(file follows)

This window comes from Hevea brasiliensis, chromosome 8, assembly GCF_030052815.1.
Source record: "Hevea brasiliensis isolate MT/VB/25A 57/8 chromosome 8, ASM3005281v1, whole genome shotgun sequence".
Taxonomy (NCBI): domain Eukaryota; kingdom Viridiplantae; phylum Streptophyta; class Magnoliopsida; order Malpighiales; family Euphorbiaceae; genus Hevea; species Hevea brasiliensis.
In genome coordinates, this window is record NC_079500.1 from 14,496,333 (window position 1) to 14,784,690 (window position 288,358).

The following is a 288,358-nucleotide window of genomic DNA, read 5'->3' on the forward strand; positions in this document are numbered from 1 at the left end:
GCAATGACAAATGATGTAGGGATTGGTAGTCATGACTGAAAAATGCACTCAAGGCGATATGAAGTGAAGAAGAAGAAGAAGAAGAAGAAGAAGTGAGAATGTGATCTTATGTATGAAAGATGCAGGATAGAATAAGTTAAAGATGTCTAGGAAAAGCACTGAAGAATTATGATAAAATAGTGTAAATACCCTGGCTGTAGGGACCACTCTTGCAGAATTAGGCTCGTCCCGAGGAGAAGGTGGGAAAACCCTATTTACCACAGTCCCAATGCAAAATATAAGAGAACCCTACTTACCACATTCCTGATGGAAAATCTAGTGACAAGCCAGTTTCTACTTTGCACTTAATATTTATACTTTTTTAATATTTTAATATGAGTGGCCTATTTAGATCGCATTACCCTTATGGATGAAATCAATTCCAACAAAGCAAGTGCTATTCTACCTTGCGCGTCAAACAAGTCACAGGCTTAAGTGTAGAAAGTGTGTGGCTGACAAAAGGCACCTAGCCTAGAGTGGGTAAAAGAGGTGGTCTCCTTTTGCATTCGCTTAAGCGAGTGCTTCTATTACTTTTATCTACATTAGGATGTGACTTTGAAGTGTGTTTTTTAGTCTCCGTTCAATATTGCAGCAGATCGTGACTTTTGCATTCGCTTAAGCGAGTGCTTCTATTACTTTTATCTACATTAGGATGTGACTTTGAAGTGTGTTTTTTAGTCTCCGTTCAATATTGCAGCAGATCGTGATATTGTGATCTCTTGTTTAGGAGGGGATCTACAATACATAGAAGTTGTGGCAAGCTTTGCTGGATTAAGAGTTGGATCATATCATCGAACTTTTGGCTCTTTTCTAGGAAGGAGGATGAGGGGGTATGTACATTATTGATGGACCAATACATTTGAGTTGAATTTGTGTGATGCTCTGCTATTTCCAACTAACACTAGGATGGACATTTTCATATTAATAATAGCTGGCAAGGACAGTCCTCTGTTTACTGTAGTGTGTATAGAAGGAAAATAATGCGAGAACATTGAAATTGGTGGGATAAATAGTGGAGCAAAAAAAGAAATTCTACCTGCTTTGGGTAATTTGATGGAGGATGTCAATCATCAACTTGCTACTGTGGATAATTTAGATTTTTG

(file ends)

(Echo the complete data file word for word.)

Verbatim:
This window comes from Hevea brasiliensis, chromosome 8, assembly GCF_030052815.1.
Source record: "Hevea brasiliensis isolate MT/VB/25A 57/8 chromosome 8, ASM3005281v1, whole genome shotgun sequence".
Taxonomy (NCBI): domain Eukaryota; kingdom Viridiplantae; phylum Streptophyta; class Magnoliopsida; order Malpighiales; family Euphorbiaceae; genus Hevea; species Hevea brasiliensis.
In genome coordinates, this window is record NC_079500.1 from 14,496,333 (window position 1) to 14,784,690 (window position 288,358).

The following is a 288,358-nucleotide window of genomic DNA, read 5'->3' on the forward strand; positions in this document are numbered from 1 at the left end:
GCAATGACAAATGATGTAGGGATTGGTAGTCATGACTGAAAAATGCACTCAAGGCGATATGAAGTGAAGAAGAAGAAGAAGAAGAAGAAGAAGTGAGAATGTGATCTTATGTATGAAAGATGCAGGATAGAATAAGTTAAAGATGTCTAGGAAAAGCACTGAAGAATTATGATAAAATAGTGTAAATACCCTGGCTGTAGGGACCACTCTTGCAGAATTAGGCTCGTCCCGAGGAGAAGGTGGGAAAACCCTATTTACCACAGTCCCAATGCAAAATATAAGAGAACCCTACTTACCACATTCCTGATGGAAAATCTAGTGACAAGCCAGTTTCTACTTTGCACTTAATATTTATACTTTTTTAATATTTTAATATGAGTGGCCTATTTAGATCGCATTACCCTTATGGATGAAATCAATTCCAACAAAGCAAGTGCTATTCTACCTTGCGCGTCAAACAAGTCACAGGCTTAAGTGTAGAAAGTGTGTGGCTGACAAAAGGCACCTAGCCTAGAGTGGGTAAAAGAGGTGGTCTCCTTTTGCATTCGCTTAAGCGAGTGCTTCTATTACTTTTATCTACATTAGGATGTGACTTTGAAGTGTGTTTTTTAGTCTCCGTTCAATATTGCAGCAGATCGTGACTTTTGCATTCGCTTAAGCGAGTGCTTCTATTACTTTTATCTACATTAGGATGTGACTTTGAAGTGTGTTTTTTAGTCTCCGTTCAATATTGCAGCAGATCGTGATATTGTGATCTCTTGTTTAGGAGGGGATCTACAATACATAGAAGTTGTGGCAAGCTTTGCTGGATTAAGAGTTGGATCATATCATCGAACTTTTGGCTCTTTTCTAGGAAGGAGGATGAGGGGGTATGTACATTATTGATGGACCAATACATTTGAGTTGAATTTGTGTGATGCTCTGCTATTTCCAACTAACACTAGGATGGACATTTTCATATTAATAATAGCTGGCAAGGACAGTCCTCTGTTTACTGTAGTGTGTATAGAAGGAAAATAATGCGAGAACATTGAAATTGGTGGGATAAATAGTGGAGCAAAAAAAGAAATTCTACCTGCTTTGGGTAATTTGATGGAGGATGTCAATCATCAACTTGCTACTGTGGATAATTTAGATTTTTG